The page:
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The Sun Also Rises

The Sun Also Rises

  

by Ernest Hemingway

Analysis: Tone

Take a story's temperature by studying its tone. Is it hopeful? Cynical? Snarky? Playful?

Cynical, Often Comic

You get the feeling that the comedy of this book is there to mask what Hemingway himself called "a damned tragedy." Its characters engage in witty, often hilarious dialogue, but underneath their wisecracking shells lie vulnerable and discontented real people, disillusioned by the world around them. Check it out:

"When did she marry Ashley?"

"During the war. Her own true love had just kicked off with the dysentery."

"You talk sort of bitter."

"Sorry. I didn’t mean to. I was just trying to give you the facts."
(5.8)

This is the kind of hard-boiled hilarity that would have you in stitches while you were at the table with these guys... and then getting depressed as soon as you came home. In this teensy snippet of dialogue "marriage" is shown as being incompatible with "true love" and "bitterness" is shown as being synonymous with "the facts." Ugh. We mean: hehe. We mean: ugh.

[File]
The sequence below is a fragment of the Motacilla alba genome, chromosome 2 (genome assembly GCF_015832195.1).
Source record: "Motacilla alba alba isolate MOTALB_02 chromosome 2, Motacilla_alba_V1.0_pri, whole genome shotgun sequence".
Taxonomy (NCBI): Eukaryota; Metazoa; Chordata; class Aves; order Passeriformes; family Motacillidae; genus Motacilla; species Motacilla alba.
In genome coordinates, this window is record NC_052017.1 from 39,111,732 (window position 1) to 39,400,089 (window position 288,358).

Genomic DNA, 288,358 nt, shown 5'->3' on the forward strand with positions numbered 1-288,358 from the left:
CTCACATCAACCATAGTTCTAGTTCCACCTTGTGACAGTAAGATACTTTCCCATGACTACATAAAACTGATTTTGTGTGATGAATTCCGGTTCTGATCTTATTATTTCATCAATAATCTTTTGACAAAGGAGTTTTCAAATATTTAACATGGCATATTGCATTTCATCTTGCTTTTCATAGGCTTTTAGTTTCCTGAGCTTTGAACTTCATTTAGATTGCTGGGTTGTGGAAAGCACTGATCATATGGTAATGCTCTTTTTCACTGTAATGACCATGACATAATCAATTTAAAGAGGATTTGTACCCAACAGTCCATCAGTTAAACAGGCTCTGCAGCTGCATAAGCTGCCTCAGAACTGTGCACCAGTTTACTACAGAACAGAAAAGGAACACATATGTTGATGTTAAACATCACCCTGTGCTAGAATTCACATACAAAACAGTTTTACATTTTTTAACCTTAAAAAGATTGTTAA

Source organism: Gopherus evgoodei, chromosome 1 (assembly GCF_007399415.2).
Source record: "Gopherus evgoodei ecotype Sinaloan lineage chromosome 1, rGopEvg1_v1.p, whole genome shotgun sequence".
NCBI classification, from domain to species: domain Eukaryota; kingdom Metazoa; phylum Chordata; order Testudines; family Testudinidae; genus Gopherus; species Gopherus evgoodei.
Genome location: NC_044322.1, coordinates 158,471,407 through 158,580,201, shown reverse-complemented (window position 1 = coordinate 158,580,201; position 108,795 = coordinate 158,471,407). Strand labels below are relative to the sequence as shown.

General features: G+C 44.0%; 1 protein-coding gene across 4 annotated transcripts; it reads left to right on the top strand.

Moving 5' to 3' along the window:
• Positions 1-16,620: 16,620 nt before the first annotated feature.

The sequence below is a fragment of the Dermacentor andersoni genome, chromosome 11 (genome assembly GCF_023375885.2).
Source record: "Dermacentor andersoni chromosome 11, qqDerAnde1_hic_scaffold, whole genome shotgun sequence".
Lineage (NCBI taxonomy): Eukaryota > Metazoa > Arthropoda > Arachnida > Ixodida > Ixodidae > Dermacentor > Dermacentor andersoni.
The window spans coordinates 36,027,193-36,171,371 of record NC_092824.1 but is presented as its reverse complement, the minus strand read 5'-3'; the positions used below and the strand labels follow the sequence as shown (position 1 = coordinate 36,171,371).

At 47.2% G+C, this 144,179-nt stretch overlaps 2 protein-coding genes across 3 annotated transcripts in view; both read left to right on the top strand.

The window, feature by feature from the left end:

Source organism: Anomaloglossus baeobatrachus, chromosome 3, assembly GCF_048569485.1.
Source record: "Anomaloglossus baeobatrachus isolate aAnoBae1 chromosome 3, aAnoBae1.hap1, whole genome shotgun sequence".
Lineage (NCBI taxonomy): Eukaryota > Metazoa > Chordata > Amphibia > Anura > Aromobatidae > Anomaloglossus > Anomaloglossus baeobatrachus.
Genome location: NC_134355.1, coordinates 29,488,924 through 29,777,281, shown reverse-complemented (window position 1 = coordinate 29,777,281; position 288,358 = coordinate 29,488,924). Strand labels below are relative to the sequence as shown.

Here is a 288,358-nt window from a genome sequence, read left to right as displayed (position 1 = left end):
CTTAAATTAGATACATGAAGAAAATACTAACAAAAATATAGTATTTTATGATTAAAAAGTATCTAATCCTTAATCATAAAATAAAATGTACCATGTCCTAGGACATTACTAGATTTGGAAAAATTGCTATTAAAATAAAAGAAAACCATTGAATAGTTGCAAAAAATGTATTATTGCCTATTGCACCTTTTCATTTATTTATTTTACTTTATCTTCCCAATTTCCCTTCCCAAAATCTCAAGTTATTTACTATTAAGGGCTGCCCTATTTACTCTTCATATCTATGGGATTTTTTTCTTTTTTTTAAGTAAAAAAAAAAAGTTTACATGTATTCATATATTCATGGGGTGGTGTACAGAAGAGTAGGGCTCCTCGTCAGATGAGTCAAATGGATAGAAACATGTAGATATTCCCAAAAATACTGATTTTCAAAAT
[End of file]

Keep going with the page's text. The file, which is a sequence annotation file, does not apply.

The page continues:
The tone of the book plays upon both of these aspects of our characters; as the novel approaches its end, the disillusioned side emerges more clearly. An increasing sense of cynicism and plain old exhaustion builds up during the days of the fiesta, as everyone drifts apart and some relationships disintegrate... perhaps beyond repair.

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